Military combatEdit

US soldier in Afghanistan with a personal helmet camera, 2010

Body worn cameras, as well as helmet cameras are used in the military.[5] Video can either be stored locally, or streamed back to a command center or military outpost. A notable instance of this was the raid on Osama Bin Laden's compound, where live video footage of the raid is believed to have been streamed to the White House.[6] In 2013, a British Royal Marine soldier was convicted of murder after shooting to death an unarmed and injured Afghan insurgent, contrary to the Geneva Convention. The incident had been recorded by a helmet camera whose images and sound were used in evidence at a court martial relating to the incident.[7] The helmet camera has been the focus of the Discovery Channel series Taking Fire about the 101st Airborne in the Korengal documenting their personal war footage. In 2016 "a camera recovered from the helmet of a dead fighter offers a contrasting picture of chaos and panic in a battle with Kurdish peshmerga."[8]


Firefighter with bodycam

Firefighters use helmet cameras as a tool to assess fires and for communication and training purposes. Cameras in this occupation are often thermal cameras in order to be able to see in darkness and inside smoke-filled buildings. Augmented reality (AR) can be added to accentuate outlines of objects and people.[9]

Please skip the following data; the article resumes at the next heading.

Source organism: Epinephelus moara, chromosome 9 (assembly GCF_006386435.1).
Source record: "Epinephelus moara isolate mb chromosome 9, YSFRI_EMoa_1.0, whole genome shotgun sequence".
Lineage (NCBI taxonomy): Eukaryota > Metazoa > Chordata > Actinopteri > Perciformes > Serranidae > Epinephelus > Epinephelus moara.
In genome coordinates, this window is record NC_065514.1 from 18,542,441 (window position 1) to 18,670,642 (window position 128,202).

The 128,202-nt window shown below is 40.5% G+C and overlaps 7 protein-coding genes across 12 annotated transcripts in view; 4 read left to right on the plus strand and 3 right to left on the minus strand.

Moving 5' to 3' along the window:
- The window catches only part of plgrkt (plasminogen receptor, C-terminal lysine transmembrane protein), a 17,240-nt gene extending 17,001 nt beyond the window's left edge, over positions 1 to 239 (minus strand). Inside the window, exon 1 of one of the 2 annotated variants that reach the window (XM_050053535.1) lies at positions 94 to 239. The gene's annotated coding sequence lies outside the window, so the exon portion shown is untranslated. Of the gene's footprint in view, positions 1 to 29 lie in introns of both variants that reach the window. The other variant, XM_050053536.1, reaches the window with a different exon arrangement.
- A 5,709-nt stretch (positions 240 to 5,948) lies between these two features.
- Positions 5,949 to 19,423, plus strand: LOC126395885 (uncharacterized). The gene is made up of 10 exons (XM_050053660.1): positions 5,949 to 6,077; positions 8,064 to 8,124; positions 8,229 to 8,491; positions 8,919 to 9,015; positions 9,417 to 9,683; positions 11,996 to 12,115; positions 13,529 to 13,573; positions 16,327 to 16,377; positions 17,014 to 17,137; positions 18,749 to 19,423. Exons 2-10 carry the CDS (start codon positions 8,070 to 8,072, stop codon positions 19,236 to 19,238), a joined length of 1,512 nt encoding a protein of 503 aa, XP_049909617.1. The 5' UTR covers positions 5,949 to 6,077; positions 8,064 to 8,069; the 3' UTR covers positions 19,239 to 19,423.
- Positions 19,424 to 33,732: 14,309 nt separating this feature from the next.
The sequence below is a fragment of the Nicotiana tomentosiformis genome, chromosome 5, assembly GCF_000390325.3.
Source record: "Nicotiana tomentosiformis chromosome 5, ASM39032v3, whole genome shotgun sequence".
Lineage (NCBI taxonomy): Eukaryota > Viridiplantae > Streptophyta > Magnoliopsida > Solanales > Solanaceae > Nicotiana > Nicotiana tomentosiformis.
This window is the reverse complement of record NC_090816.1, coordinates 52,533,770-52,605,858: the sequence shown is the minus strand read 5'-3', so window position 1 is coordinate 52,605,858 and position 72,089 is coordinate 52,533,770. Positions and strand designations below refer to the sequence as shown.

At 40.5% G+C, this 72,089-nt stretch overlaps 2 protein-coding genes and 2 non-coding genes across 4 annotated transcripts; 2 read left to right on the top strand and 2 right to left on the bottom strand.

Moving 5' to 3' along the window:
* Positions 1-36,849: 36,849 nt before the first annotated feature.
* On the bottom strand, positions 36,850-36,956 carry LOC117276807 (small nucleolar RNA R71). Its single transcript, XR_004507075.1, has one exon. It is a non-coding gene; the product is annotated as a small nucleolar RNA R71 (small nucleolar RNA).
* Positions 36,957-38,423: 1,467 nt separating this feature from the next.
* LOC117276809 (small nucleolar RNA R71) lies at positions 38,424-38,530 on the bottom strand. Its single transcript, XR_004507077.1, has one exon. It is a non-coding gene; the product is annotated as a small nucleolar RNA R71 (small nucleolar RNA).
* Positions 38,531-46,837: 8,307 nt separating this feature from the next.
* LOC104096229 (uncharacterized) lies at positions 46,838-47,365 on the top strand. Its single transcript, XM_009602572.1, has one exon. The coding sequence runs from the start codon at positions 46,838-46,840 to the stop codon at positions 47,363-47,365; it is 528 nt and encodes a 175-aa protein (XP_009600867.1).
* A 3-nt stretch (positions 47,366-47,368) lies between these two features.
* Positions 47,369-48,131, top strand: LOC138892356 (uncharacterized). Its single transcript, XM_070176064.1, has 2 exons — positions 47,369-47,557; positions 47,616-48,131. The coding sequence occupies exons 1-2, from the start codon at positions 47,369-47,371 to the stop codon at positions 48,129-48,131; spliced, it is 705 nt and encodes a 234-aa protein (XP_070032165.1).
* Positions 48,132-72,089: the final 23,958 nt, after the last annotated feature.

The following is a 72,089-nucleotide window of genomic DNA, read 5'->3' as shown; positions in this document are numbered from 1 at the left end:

Body worn video has been suggested and explored in the medical field. Data recorded from wearable cameras can assist in medical research and limit error caused by inaccurate self-reporting of data.[10] It is speculated that under-reporting is common when conducting dietary and nutrition assessments.[11] Research suggests body worn video reduces under-reporting of intake during such assessments.[12] Cameras can [removed the words for example] be used as a memory prosthetic for conditions that affect the memory.[13] In 2013, Google Glass was used to assist in surgery by providing a mostly hands-free way to broadcast and receive consultation from another surgeon.[14] Body cameras were provided to hospital staff by the Cardiff and Vale Health Board in Wales, United Kingdom. The cameras were issued to reduce the likelihood of violent assaults against staff. According to the manager who provides support to staff who have been attacked, the cameras – and especially the audio recording – have been vital for successful prosecutions.[15]


Body cameras may be worn by retail workers to deter against abusive or threatening behavior by customers.[16]

Privacy concernsEdit